That is, until one of their listeners actually follows through on this kind of talk. And that’s when a good lawyer — hello, Bob — will go after the misguided purveyors of this kind of crap.
And maybe then we’ll put an end to it once and for all.
The latest email from the LACBC has some important notes.
(Speaking of notes, maybe the Bike Coalition could try putting a copy of these emails on the website, so people like me can link to them.)
First, the LACBC has posted a petition online telling Mayor Villaraigosa it’s time for a culture change at LADOT — or whatever agency replaces and/or absorbs LADOT, given the current budget issues.
As the petition points out, the agency has a long history of favoring vehicular traffic at the expense of other road users. And it’s long past time for a new approach that puts the city and its people ahead of the countless cars that are destroying it.
I urge you to sign it.
You’ll find my signature right there at #71. And no, you don’t have to make a donation, despite what the petition host implies.
Next, the state Assembly Transportation Committee is scheduled to hear Assembly Bill 1951, which would toughen penalties for careless drivers who injure other people. There’s still time to fax a letter in support of the measure today to committee chairperson Bonnie Lowenthal at 916/319-2154; click the link for a sample letter.
The driver who hit Louis “Birdman” Deliz last December and left him laying injured in the street goes on trial in Beverly Hills on the 23rd. Damien asks if street cleaning will be LADOT’s excuse to endlessly delay bike corrals. The Anonymous Cyclist offers a reminder about Good Sam’s Blessing of the Bicycles. The second annual Bike Day LA comes up on May 2nd. More on the TranspoComm’s approval of what could be the city’s first bike corral. Changing minds via the comment section in San Diego. A detailed look at why women bike, and why they don’t. Zeke encounters a jerk on his rear wheel; I’m envious of any road where you see just three cars in five miles. An Ohio congressman blames his recent anti-bike outburst on LaTourrette syndrome. A DC video shows how not to cut off a bike, while a nearby county replaces a crappy non-standard bike lane with crappy non-standard sharrows. The DC cyclist killed by an 11,000 pound National Guard truck during the recent Nuclear Summit was ruled collateral damage. A Virginia cyclist is killed after running a red light. The University of Colorado says don’t be a DIRC — Dangerous, Irresponsible Rider on Campus. After Arizona cyclists complain about a dusty detour, they get banned from the road. A Toronto mayoral candidate calls for a $20 to $30 annual registration fee for bikes. A first-hand report from a London cyclist on a deliberate attack by a road raging driver; the result was 6 months in jail and two-year ban on driving. Make your plans now for a two-month, 4,100 mile circumnavigation of the British coastline.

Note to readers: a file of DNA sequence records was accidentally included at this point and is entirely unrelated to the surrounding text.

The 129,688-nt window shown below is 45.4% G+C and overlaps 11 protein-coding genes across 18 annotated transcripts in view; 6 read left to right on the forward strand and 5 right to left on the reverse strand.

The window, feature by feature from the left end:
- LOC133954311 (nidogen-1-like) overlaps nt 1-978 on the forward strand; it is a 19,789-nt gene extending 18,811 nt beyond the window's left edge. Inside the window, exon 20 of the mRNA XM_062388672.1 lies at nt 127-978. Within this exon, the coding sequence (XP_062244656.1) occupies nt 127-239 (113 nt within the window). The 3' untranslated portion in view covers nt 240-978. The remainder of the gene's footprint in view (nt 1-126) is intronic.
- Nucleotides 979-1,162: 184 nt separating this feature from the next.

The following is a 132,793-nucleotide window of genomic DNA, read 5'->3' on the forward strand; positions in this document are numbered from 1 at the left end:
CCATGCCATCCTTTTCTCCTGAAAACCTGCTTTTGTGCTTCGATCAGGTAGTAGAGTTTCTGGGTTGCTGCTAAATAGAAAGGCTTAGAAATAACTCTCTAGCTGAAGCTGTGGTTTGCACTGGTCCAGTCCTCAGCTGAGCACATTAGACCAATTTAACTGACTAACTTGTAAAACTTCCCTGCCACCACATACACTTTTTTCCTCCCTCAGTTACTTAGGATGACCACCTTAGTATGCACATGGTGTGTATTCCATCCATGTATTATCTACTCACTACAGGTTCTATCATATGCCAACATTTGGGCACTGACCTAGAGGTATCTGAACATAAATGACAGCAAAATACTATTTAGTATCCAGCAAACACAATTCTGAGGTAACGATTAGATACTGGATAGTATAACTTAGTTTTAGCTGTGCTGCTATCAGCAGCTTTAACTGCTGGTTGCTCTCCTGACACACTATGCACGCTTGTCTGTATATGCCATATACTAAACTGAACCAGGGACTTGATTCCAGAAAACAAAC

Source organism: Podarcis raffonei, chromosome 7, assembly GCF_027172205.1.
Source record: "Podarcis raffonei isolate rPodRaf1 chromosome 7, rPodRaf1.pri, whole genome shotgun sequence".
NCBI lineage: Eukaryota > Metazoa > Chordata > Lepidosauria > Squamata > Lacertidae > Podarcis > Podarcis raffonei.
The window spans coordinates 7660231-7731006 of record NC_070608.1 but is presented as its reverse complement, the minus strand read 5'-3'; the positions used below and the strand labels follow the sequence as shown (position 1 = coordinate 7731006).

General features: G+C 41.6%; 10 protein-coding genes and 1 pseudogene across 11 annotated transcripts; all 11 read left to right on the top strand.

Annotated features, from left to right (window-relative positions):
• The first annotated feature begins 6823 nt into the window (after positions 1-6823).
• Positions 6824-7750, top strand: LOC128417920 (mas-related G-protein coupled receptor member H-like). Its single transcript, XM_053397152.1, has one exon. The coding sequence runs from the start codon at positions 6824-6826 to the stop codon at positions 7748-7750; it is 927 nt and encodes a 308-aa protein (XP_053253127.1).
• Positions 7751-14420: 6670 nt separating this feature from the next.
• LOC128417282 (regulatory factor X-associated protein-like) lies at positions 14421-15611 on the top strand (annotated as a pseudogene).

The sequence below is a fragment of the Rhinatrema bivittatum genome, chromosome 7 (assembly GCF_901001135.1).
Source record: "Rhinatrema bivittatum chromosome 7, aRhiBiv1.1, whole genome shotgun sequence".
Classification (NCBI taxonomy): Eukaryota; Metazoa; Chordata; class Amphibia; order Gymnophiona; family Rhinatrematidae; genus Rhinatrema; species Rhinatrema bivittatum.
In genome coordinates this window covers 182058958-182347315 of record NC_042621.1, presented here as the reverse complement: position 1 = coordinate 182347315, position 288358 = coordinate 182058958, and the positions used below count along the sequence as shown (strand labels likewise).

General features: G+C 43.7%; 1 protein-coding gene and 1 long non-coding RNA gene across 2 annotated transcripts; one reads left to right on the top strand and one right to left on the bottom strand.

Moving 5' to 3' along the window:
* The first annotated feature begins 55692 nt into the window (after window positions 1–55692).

Finally, a writer in the Baltimore Sun says instead of a three-foot passing rule, bikes should be banned from some roadways; yeah, no point in requiring motorists to drive safely when you can blame their victims instead.
And I don’t need a mirror to know I’ve got two-plus tons of hulking, smog-belching steel behind me, thank you.